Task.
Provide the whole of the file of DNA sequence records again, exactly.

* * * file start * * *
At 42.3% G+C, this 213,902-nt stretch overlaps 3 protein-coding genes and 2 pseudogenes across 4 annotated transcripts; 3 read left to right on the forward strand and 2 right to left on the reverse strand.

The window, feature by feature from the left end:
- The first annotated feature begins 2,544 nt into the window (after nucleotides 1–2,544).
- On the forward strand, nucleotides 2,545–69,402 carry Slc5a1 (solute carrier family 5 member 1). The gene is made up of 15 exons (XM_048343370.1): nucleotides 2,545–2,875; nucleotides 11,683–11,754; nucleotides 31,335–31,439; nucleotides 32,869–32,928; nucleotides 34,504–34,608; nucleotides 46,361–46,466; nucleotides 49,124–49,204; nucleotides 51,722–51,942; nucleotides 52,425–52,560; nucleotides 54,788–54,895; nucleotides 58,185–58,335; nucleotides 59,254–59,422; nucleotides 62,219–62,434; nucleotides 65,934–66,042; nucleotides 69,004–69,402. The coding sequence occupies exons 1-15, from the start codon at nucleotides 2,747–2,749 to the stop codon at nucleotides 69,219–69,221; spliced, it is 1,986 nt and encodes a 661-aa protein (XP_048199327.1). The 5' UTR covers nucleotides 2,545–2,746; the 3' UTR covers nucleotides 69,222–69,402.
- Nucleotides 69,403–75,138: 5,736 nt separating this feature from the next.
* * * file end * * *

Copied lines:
At 42.3% G+C, this 213,902-nt stretch overlaps 3 protein-coding genes and 2 pseudogenes across 4 annotated transcripts; 3 read left to right on the forward strand and 2 right to left on the reverse strand.

The window, feature by feature from the left end:
- The first annotated feature begins 2,544 nt into the window (after nucleotides 1–2,544).
- On the forward strand, nucleotides 2,545–69,402 carry Slc5a1 (solute carrier family 5 member 1). The gene is made up of 15 exons (XM_048343370.1): nucleotides 2,545–2,875; nucleotides 11,683–11,754; nucleotides 31,335–31,439; nucleotides 32,869–32,928; nucleotides 34,504–34,608; nucleotides 46,361–46,466; nucleotides 49,124–49,204; nucleotides 51,722–51,942; nucleotides 52,425–52,560; nucleotides 54,788–54,895; nucleotides 58,185–58,335; nucleotides 59,254–59,422; nucleotides 62,219–62,434; nucleotides 65,934–66,042; nucleotides 69,004–69,402. The coding sequence occupies exons 1-15, from the start codon at nucleotides 2,747–2,749 to the stop codon at nucleotides 69,219–69,221; spliced, it is 1,986 nt and encodes a 661-aa protein (XP_048199327.1). The 5' UTR covers nucleotides 2,545–2,746; the 3' UTR covers nucleotides 69,222–69,402.
- Nucleotides 69,403–75,138: 5,736 nt separating this feature from the next.